Traditionally the schema is very simple:
User <- Post
I have written the code for a
Profile model to be an intermediate:
User <- ProfileUser -> Profile <- Post
When registering for the website, a
User is created. A
User can create
Profile's, and multiple
User's can be attached to a
Reasons for implementation
- Potentially useful for bigger clients with multiple employees needing access to
- For casual/free-tier users, Profile linking can be made transparent, they don't have to know the feature exists
- I might need this flexibility "one day in the future" for reasons I haven't yet thought of
Reasons against implementation
- Complicates development, logistical overhead
- There may even be some performance overhead; I haven't profiled it but I expect the cost of two extra joins to be substantial.
- Liability of users complaining that another
ProfileUserdid something wrong and blame the website for primitive permissions control (I will not implement granular permissions or versioning/history). If this feature didn't exist, then their only option would be to share accounts, and the liability would be on them.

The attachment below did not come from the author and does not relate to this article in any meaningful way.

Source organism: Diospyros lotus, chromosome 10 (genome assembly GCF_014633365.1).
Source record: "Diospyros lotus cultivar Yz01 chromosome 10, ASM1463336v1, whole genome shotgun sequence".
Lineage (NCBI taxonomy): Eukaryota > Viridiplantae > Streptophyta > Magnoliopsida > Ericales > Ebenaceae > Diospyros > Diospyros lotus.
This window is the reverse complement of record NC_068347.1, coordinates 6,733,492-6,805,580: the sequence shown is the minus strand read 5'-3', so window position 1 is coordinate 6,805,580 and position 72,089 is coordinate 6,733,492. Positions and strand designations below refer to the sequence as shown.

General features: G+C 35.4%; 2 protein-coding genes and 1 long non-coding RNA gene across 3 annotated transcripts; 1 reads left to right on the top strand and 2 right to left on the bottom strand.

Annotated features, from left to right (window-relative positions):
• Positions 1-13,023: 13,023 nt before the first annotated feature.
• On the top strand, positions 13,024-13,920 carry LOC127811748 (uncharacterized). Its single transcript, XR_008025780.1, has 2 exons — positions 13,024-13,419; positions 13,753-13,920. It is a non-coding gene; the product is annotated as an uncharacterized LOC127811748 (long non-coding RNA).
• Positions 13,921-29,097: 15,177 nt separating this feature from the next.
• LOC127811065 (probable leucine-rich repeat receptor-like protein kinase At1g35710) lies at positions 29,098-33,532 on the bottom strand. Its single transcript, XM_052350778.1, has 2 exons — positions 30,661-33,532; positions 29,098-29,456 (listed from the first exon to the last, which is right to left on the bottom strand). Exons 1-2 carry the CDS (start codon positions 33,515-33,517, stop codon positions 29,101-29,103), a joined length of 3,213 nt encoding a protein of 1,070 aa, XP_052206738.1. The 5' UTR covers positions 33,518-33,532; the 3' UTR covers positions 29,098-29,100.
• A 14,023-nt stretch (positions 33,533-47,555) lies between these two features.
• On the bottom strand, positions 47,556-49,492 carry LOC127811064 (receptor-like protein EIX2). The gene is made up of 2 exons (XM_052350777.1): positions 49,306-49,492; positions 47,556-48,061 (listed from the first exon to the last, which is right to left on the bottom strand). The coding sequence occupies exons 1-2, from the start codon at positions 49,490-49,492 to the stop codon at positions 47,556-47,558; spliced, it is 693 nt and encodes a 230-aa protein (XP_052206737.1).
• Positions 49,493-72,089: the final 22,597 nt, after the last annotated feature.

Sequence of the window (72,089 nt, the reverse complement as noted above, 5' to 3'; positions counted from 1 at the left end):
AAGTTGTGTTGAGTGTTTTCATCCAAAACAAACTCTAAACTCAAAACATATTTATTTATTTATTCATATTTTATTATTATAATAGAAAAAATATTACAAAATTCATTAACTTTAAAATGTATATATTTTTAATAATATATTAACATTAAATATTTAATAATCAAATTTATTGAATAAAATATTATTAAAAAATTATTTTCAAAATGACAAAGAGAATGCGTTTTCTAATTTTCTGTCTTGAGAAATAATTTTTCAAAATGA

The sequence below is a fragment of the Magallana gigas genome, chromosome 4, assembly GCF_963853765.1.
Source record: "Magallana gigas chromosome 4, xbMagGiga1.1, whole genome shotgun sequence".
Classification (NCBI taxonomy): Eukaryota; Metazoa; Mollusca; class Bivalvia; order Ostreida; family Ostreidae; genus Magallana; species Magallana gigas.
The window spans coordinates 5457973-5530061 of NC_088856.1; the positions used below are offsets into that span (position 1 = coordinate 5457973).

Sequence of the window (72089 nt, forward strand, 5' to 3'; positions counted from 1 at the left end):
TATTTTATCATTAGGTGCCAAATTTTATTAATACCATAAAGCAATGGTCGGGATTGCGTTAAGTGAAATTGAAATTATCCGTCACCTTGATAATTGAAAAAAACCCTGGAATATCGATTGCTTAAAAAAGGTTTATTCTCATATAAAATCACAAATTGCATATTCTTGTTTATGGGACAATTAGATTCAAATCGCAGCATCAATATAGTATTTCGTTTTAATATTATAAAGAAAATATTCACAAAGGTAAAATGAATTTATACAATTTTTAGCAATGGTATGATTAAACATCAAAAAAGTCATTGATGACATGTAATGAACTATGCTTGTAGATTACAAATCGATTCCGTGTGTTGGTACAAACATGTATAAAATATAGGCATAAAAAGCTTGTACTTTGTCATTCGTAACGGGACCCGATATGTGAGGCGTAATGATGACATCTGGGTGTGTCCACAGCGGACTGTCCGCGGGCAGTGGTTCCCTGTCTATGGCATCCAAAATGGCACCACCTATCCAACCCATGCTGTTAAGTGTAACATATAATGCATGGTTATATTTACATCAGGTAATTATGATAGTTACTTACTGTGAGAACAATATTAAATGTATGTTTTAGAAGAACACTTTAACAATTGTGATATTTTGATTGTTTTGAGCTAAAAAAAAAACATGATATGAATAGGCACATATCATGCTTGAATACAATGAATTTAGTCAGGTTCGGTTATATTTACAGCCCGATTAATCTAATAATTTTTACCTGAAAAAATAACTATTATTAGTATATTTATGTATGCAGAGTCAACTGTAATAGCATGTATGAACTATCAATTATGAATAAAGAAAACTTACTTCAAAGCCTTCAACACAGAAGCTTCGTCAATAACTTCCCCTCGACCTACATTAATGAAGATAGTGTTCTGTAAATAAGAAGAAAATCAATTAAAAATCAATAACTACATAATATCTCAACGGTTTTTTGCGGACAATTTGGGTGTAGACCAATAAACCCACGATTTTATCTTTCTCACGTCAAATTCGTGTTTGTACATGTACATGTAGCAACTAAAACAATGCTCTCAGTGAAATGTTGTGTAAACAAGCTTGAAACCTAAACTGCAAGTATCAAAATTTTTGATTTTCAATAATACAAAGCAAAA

One thing that would help me make a decision: Is it difficult to add in this intermediate table later? In theory all it would take is detaching
User and adding new
ProfileUser tables in between them. I have no idea what this would look like in SQL, and don't know where to start looking or what this kind of operation is called. I'd like to hear from people with experience executing this kind of operation on a production website.
If it's relevant: I'm using Django and Postgres, I have no experience with raw SQL [yet] and Django migrations are still black magic to me.